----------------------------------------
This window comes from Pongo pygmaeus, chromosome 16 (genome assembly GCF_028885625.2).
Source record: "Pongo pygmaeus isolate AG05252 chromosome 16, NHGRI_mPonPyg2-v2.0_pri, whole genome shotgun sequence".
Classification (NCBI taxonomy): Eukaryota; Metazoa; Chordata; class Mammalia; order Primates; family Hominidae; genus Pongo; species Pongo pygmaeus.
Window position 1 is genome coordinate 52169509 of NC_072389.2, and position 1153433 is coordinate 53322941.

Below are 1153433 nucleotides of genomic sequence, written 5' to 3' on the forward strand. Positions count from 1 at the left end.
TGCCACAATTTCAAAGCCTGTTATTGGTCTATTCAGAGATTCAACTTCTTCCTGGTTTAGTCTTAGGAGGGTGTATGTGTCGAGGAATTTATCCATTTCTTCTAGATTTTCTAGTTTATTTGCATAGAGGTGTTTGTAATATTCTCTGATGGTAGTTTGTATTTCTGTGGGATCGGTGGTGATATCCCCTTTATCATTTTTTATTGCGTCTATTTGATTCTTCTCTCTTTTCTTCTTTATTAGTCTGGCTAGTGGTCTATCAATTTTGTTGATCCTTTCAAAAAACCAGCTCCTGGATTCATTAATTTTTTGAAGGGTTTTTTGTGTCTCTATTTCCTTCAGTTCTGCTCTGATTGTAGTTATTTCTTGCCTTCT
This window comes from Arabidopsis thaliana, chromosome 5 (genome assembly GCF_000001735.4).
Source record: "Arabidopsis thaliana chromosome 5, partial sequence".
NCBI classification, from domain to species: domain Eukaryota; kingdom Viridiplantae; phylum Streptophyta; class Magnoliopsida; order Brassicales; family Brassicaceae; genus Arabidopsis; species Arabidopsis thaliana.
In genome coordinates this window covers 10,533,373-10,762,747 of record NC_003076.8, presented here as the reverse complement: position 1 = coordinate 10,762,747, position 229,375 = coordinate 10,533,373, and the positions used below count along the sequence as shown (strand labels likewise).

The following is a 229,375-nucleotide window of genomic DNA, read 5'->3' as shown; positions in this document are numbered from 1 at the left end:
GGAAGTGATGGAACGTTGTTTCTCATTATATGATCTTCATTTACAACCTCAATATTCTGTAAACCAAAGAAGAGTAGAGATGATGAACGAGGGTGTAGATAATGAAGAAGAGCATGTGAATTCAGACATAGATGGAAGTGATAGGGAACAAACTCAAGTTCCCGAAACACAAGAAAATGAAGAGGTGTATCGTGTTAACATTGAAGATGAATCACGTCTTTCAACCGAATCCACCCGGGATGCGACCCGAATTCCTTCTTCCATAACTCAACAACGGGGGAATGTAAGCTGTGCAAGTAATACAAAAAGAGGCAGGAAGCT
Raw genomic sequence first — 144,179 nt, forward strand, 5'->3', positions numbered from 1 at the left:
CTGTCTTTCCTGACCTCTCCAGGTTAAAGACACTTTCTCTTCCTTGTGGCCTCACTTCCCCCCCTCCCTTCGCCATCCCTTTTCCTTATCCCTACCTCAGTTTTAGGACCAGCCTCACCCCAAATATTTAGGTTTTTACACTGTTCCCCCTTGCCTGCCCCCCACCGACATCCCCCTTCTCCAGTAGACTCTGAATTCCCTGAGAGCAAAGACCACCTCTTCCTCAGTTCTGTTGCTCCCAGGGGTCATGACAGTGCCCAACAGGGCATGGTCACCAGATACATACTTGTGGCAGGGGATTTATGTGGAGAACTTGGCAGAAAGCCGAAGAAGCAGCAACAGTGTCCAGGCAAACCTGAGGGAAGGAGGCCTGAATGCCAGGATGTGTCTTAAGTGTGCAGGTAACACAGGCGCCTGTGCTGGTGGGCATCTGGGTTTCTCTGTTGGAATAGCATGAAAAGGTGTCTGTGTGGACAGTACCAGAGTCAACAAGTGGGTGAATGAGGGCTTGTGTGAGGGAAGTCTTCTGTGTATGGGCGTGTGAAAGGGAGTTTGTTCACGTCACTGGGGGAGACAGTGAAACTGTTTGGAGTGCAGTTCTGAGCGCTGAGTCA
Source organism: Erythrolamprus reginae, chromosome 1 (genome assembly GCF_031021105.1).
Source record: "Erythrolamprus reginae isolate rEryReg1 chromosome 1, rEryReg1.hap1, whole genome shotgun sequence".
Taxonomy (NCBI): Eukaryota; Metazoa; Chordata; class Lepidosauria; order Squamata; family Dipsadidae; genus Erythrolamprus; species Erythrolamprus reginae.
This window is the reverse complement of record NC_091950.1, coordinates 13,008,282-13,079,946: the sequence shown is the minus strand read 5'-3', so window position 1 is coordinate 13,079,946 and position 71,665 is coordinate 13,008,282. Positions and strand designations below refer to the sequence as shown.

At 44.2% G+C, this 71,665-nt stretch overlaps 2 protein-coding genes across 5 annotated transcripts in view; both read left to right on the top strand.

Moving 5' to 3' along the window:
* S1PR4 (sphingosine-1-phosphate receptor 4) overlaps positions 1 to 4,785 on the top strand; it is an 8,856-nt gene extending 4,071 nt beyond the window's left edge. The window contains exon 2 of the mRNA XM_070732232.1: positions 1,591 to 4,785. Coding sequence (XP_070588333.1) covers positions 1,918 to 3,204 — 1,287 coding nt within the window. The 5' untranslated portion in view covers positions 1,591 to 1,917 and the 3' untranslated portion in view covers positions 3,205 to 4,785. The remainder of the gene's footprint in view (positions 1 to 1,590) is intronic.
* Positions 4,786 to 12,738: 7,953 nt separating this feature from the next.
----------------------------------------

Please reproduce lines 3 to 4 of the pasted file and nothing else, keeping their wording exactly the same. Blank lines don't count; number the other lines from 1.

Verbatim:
Classification (NCBI taxonomy): Eukaryota; Metazoa; Chordata; class Mammalia; order Primates; family Hominidae; genus Pongo; species Pongo pygmaeus.
Window position 1 is genome coordinate 52169509 of NC_072389.2, and position 1153433 is coordinate 53322941.